Nor does the Māori Party escape unscathed from Sykes’ analysis. She provides compelling evidence that the National Iwi Chairs Forum Executive has become highly influential in determining the Māori Party’s position on crucial issues. She also reveals the Party’s role as “doorman,” facilitating direct access for the Forum to the key cabinet strategy committee on Treaty issues, comprising Bill English, Gerry Brownlee, Chris Finlayson, John Key and Pita Sharples. Of course the potential for the Māori Party to become co-opted by Western ideology has existed since the day it was born, enmeshed as any political party inevitably is within the parliamentary system. The danger increased exponentially as soon as it entered into a relationship with the National government, showing a preference for pragmatism over principle and a preparedness to accept a subordinate role in relation to its new-found political friend and ally. Nevertheless, there are many in the Māori electorate who are bitterly disappointed at the speed and magnitude of the Māori Party’s descent from the moral high ground which saw its unprecedented emergence as a political force to be reckoned with, barely five years ago.
What Can Be Done?
It is obvious that some two centuries of persuading our men that they are superior to Māori women and that patriarchy has always been a central tenet of Māori philosophy has produced the desired result. To a large extent, hierarchy has indeed become naturalized within Māori experience. The Crown does not have to look far to find a small group of Māori men who are prepared to assume the right to speak on behalf of their whānau, hapū and iwi, accepting false flattery and short-term material gains in return for subordination masquerading as power.
This does not mean, however, that all Māori men behave this way, or that Māori women have any intention of putting up with it. Following the Jesson Lecture, a national hui of Māori women was held in Hauraki to discuss the negative impacts that colonisation has had on Māori leadership. He Whaainga Wāhine issued a media statement condemning the exclusion of Māori women from national, regional, local and Māori political forums; declaring that the Iwi Leaders Group do not speak for Māori women; and challenging Māori leadership that advance the political agenda of the National-ACT-Māori Party Coalition at the expense of whenua, whānau and hapū wellbeing. The hui, called at short notice, has generated a great deal of interest and further hui are planned.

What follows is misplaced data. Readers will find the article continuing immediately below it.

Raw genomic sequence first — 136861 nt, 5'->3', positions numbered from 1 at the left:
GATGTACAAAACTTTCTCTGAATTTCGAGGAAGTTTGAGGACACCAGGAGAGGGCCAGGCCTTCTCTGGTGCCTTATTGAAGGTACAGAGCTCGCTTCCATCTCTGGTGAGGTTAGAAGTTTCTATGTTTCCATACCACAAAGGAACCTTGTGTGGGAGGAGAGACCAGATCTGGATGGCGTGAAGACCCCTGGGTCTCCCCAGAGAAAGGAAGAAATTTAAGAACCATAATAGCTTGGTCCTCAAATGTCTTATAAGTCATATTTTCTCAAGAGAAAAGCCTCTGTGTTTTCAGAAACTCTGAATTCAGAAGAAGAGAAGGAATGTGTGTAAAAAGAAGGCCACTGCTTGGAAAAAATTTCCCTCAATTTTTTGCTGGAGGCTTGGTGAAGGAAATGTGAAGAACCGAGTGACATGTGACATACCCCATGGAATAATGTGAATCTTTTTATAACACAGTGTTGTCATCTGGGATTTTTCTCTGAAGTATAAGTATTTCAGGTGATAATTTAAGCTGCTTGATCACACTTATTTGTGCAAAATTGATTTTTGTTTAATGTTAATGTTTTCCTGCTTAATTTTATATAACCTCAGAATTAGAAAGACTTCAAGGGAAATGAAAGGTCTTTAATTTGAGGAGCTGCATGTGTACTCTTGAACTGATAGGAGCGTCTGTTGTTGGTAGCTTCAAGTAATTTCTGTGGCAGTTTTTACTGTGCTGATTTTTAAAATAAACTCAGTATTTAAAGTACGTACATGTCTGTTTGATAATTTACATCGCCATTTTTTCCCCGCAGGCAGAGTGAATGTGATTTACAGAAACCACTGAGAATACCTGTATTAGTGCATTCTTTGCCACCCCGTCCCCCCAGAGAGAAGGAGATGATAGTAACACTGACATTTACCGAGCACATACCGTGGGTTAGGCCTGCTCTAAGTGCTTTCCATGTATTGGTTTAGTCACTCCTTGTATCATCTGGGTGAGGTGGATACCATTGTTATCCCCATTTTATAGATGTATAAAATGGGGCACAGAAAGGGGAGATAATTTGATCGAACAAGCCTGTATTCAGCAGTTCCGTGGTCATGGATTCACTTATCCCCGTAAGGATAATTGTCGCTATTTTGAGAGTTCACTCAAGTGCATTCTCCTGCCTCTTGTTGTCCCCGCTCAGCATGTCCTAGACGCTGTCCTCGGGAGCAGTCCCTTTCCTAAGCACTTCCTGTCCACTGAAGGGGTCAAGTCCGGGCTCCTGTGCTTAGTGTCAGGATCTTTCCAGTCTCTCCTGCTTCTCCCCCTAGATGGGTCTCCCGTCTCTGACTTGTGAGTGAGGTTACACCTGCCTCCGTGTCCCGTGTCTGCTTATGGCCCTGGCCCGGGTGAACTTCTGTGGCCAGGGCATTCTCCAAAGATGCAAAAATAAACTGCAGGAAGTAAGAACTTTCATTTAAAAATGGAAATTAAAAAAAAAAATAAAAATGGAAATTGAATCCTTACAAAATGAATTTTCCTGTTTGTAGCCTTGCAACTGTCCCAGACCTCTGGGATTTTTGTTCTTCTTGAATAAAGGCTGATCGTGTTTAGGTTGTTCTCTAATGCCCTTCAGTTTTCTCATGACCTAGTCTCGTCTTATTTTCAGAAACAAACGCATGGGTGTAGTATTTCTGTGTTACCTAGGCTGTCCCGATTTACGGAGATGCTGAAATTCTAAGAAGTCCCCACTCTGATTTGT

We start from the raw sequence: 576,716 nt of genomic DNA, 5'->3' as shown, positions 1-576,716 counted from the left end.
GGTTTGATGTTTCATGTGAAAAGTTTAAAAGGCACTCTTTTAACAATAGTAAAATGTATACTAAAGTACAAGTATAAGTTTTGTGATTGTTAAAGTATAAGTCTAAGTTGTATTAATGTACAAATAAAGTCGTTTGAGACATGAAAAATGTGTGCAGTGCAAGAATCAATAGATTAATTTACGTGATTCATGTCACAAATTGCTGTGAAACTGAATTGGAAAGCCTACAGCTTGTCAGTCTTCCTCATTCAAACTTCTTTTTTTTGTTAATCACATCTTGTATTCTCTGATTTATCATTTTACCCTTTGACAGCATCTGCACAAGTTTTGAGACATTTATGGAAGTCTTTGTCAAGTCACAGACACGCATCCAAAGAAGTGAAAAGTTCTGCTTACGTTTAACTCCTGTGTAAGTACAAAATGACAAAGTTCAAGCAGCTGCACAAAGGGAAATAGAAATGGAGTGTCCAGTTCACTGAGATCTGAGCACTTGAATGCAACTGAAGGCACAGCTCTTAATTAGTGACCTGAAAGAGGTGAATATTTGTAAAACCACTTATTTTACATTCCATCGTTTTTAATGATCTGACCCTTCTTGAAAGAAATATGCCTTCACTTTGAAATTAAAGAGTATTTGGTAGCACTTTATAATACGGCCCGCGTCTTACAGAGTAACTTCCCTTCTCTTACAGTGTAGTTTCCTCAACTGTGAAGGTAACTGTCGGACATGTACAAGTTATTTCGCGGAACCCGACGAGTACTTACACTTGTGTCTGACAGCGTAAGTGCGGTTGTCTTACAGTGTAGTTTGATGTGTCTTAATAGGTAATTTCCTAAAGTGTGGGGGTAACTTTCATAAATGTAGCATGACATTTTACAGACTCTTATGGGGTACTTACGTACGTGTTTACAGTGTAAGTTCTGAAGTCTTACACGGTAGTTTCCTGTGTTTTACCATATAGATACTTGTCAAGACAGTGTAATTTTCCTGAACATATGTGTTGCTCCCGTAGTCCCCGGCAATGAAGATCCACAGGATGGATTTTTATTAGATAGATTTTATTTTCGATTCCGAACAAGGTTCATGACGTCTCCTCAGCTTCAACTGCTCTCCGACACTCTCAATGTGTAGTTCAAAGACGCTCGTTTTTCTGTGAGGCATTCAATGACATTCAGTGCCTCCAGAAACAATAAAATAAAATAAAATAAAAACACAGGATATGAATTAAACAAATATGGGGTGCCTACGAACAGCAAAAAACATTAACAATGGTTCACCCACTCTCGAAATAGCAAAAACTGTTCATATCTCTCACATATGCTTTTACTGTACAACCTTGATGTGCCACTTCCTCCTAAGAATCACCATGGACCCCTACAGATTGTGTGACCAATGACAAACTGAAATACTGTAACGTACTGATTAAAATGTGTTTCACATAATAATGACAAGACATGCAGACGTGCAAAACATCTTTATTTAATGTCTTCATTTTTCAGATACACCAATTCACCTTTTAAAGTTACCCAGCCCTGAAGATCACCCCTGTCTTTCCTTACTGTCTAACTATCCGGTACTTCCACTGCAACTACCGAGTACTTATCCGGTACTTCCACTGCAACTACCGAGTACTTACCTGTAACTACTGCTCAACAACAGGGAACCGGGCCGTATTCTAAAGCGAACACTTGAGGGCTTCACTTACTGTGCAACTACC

In the context of this conference, however, a more important question might be what each of you can do to contribute to resolving the crisis that we currently face. The first thing you must do, wherever you find yourself placed in the white male hierarchy that infects the colonial state of New Zealand, is to acknowledge your privilege. If you choose to enjoy the benefits of that privilege without acknowledging it, and without actively challenging a system that relegates Māori to a lesser status or that reserves to itself the right to redefine Māori philosophies at whim, you are complicit in the continued subordination of Māori in our own land.
Specifically, you should seize any opportunity to challenge the expectation that Māori ought to speak with one voice. You should regard with suspicion versions of our philosophical framework that conveniently characterise us as inherently patriarchal or that saddle us with Western notions of hierarchy. This does not mean, of course, that I am encouraging any of you to become new-found experts on the authenticity of Māori tradition – the decolonising of our own philosophies is work that must be done by Māori – but simply that you refrain from rushing in to decry Māori beliefs as patriarchal when the true picture may be rather more complex. And finally, I hope that you will remain open to forming alliances with us when the opportunities arise. If you are genuinely committed to a decolonised Aotearoa, Māori will be willing to work together with you toward achieving that end.